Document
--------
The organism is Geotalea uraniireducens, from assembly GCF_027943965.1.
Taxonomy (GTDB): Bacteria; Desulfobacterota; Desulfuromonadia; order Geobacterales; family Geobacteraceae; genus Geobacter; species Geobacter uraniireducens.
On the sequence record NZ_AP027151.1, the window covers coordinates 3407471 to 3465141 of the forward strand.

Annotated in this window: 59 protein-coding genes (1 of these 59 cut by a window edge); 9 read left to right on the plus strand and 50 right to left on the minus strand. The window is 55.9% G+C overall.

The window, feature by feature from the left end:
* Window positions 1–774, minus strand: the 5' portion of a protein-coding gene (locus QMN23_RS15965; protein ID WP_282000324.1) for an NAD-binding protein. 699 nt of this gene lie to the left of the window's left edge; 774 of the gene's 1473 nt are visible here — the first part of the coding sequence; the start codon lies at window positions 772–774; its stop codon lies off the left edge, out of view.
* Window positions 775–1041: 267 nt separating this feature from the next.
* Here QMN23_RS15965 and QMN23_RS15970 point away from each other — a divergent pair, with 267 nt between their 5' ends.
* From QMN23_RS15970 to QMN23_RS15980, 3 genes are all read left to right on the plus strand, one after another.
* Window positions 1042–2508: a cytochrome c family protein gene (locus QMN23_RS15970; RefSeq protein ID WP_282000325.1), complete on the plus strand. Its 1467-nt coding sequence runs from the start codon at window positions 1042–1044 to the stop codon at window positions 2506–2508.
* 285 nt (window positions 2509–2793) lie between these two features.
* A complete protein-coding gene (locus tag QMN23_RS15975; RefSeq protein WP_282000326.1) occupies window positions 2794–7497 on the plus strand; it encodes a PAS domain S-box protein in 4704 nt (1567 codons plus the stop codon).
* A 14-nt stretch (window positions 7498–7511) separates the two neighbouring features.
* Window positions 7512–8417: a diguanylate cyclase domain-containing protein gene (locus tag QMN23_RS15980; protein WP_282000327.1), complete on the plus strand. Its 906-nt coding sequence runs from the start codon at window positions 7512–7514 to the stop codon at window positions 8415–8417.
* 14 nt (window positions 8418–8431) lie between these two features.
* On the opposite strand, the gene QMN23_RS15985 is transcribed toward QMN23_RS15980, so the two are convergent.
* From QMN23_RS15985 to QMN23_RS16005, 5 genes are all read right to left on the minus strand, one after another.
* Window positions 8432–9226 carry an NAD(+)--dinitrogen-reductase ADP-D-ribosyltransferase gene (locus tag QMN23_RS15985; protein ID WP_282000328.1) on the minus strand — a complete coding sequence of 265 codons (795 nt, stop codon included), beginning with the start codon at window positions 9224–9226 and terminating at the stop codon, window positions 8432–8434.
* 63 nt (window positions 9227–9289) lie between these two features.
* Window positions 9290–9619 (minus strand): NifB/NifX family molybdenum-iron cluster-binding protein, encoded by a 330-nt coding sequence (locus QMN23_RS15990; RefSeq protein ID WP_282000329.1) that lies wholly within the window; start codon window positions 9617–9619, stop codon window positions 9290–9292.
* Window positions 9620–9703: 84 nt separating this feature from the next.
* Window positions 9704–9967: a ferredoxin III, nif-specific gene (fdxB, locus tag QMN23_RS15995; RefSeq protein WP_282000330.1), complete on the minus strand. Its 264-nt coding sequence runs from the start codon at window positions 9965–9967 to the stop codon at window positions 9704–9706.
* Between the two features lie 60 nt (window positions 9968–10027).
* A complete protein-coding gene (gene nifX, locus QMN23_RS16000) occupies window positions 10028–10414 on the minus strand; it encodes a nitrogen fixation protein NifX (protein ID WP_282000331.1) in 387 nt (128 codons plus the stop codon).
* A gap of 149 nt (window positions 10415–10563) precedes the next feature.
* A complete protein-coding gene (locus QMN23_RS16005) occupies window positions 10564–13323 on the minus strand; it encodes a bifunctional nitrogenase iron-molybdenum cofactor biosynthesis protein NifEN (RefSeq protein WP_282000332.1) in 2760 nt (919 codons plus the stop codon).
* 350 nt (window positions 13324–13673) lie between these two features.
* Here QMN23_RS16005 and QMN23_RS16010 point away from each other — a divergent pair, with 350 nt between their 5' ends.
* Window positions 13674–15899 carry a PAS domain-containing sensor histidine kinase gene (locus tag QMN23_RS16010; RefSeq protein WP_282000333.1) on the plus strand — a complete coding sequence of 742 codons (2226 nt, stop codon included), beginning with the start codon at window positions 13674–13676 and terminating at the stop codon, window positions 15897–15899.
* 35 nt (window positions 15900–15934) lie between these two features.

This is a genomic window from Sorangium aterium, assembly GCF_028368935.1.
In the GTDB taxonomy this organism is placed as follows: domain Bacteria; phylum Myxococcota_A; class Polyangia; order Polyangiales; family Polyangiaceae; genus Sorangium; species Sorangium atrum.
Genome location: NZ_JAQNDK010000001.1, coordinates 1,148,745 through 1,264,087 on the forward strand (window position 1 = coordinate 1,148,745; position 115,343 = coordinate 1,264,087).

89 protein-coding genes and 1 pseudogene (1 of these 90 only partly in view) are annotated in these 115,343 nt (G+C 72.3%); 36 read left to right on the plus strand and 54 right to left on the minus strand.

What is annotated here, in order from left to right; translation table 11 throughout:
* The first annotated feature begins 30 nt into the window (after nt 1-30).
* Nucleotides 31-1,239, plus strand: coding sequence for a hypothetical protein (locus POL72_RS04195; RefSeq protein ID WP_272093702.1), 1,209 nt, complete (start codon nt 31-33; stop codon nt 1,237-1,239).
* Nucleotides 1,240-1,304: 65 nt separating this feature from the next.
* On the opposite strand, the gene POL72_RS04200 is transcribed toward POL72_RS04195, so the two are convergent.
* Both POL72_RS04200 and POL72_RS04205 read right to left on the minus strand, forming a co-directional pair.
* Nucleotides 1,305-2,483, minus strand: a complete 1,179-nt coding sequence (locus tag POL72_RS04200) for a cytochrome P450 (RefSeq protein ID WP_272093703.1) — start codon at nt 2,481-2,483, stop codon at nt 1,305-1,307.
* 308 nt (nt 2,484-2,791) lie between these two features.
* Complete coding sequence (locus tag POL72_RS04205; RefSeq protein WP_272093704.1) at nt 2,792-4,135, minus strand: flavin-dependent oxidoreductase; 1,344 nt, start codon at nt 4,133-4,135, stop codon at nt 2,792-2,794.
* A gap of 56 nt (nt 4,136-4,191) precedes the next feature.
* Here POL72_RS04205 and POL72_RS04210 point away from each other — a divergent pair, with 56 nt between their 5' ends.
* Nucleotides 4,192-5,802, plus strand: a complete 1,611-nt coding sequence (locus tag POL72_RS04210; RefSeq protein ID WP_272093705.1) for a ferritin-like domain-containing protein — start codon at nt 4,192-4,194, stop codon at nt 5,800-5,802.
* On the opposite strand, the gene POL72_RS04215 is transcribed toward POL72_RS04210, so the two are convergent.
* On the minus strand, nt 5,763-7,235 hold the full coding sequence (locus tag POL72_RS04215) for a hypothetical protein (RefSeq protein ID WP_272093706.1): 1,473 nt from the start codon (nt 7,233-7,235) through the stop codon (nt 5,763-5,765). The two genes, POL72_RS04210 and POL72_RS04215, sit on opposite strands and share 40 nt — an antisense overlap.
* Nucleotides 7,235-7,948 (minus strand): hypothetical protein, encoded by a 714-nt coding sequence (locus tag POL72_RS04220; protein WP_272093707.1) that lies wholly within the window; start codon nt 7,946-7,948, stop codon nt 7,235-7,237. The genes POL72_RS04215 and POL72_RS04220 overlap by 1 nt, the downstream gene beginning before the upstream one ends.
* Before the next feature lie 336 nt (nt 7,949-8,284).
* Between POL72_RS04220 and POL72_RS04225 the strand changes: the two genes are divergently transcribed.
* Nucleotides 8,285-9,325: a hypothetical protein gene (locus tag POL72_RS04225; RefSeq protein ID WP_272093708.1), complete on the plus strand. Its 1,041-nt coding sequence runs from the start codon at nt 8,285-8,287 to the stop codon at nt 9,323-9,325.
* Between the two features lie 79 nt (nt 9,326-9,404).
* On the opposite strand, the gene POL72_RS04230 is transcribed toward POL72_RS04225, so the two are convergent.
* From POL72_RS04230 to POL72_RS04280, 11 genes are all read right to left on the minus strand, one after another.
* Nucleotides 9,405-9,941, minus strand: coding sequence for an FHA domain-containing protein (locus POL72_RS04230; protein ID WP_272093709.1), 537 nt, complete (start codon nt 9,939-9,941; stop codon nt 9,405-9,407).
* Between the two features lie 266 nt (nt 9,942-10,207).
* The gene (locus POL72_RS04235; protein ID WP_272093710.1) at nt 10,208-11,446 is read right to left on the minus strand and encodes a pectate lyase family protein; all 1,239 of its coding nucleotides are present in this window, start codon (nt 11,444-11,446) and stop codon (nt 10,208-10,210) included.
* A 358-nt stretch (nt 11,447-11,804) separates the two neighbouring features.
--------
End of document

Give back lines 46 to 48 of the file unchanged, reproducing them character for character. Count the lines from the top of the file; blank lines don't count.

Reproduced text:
* Nucleotides 4,192-5,802, plus strand: a complete 1,611-nt coding sequence (locus tag POL72_RS04210; RefSeq protein ID WP_272093705.1) for a ferritin-like domain-containing protein — start codon at nt 4,192-4,194, stop codon at nt 5,800-5,802.
* On the opposite strand, the gene POL72_RS04215 is transcribed toward POL72_RS04210, so the two are convergent.
* On the minus strand, nt 5,763-7,235 hold the full coding sequence (locus tag POL72_RS04215) for a hypothetical protein (RefSeq protein ID WP_272093706.1): 1,473 nt from the start codon (nt 7,233-7,235) through the stop codon (nt 5,763-5,765). The two genes, POL72_RS04210 and POL72_RS04215, sit on opposite strands and share 40 nt — an antisense overlap.